"It's not that different—to inspire somebody to make a great work of art, and to get somebody off," Amanda James Parker told me.
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She's been an art model for years. She's been drawn, sculpted, painted, and cast in bronze. For two years, she was also a stripper, and her new installation, The Ghosts of Flesh Avenue, is in the gutted-out building that used to house a historic Seattle peep show down on First Avenue. It's the same place where she danced, though there's nothing left of that peep show now, just a dark, empty shell of a brick building.
I'm not saying the name of the historic peep show, though many people will be able to guess what it is, because while the artists who are running a pop-up inside do have the permission of the landlords to occupy it—like many buildings in this time of gentrification, this one stands temporarily empty, but who knows for how long?—they're a little nervous about being too public.
Image is powerful.
When Parker danced here, she created her own image, a high femme named Buttercup who wore hot pink garters and lip gloss and a big blonde wig. She had a great time because dancing naked with other women is fun, she said. The women-managed cooperative was the only place where "the dancers were nurtured and cared for and protected and respected," she said. There's no place like that now, thanks to restrictive Washington laws that are supposedly protective (no liquor, dancers rent space from clubs) but make it hard for strippers to make decent money. That means they're needy and competing for scarce resources, which exposes them to risk and cuts off camaraderie, let alone any kind of organizing for better conditions, Parker said.
The difference between a strip club and a peep show is only one thing: the boundary wall. Parker loved that wall. "I'm queer," she said. "I'm not really into being up against guys' bodies."
All she knew when she heard she'd be able to build an art installation in the former peep show building was that she wanted a wall.
The wall became the center of The Ghosts of First Avenue. It stands in the middle of the large open space. When you come in, you are faced with a bisected area in front of you. You can choose to go onto the side with the light and the dancers projected onto the walls, where mirrors rest, or you can choose to go onto "the creeper side."
"A lot of people instinctually cling to the shadows!" Parker told me, describing the crowd on opening night and the people she's seen visit the piece since.
The wall is perforated with peep-like openings that pay tribute to the windows that used to slide open and closed when you put in a quarter. Inside the peep show, the walls were mirrored, so dancers could decide whether to focus on themselves and each other, or a client. That's when they could figure out what was what.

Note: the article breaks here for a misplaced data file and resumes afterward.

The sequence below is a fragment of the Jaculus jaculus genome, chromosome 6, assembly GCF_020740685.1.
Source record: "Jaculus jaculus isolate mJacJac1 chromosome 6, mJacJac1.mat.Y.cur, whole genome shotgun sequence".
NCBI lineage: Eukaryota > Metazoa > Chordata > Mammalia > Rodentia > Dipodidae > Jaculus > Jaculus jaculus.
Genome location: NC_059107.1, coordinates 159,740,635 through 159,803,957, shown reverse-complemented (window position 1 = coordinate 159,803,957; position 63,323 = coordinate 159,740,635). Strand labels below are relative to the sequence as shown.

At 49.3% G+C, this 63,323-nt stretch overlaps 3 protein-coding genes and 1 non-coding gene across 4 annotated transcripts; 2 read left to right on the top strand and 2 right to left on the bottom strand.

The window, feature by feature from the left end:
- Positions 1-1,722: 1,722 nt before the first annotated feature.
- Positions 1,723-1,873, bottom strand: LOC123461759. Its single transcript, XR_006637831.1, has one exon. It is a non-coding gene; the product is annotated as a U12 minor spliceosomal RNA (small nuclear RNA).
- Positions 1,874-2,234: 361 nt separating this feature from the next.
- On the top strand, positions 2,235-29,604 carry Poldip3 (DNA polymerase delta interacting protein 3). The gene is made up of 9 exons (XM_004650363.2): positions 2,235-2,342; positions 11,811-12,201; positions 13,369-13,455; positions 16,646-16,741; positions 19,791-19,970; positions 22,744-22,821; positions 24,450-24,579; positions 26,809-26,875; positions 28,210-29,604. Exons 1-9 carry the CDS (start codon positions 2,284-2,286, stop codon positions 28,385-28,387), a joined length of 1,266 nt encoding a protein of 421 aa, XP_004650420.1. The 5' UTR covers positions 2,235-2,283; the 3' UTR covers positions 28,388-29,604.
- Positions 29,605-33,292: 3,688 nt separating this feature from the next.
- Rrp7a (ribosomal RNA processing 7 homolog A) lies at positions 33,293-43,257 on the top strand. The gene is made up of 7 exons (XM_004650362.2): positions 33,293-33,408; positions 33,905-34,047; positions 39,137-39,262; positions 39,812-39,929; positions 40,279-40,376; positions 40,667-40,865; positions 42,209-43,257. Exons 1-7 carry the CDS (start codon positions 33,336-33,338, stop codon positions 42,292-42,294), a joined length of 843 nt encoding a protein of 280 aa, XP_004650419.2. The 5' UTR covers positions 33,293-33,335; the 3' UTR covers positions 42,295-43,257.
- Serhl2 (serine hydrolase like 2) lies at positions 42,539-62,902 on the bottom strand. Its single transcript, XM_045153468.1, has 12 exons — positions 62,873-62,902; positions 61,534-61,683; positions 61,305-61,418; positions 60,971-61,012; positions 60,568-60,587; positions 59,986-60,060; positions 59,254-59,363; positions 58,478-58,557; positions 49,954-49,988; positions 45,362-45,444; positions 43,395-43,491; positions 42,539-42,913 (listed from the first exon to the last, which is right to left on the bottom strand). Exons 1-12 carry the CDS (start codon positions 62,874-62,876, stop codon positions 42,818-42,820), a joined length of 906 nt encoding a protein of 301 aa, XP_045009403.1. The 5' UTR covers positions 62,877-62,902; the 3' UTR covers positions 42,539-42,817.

"You'd lose yourself in there, look around and go 'Oh, that's a cute butt, whose butt is that? Oh, it's my butt!'"
Here in the aftermath art version of the peep show, the dancers are projected in shadow, larger than life, cast in hot-pink light like Buttercup's lip gloss.
Parker got her former coworkers back together to dance for the video (in shadow). They do it with abandon, like they're having a genuinely great time all back together again getting down. They helped Parker make a stripper playlist for the opening, and plenty of them came and danced.
Up there on the wall in pink, they look so innocent and happy—and out of reach, gone from view except in shadow. Seattle's once-licentious Flesh Avenue is gone, too, and things are cleaner and more expensive down there. One strip club, Deja Vu, does still scream out onto the street. It's very different from what this women's collective was.
There's no shame, to Parker, in being a peeper. She wonders out loud whether every artist is a voyeur and an exhibitionist, then changes her comment to ask whether it actually just applies to every human being, artist or not.
But The Ghosts of Flesh Avenue is for the dancers, "for anyone who's ever had the balls to get up and dance," Parker said. "There's that moment of getting into your groove, and it feels good, and that consciousness that people are watching, but being in that zone of knowing you're being watched but owning yourself."
To me it sounds like advice for living properly.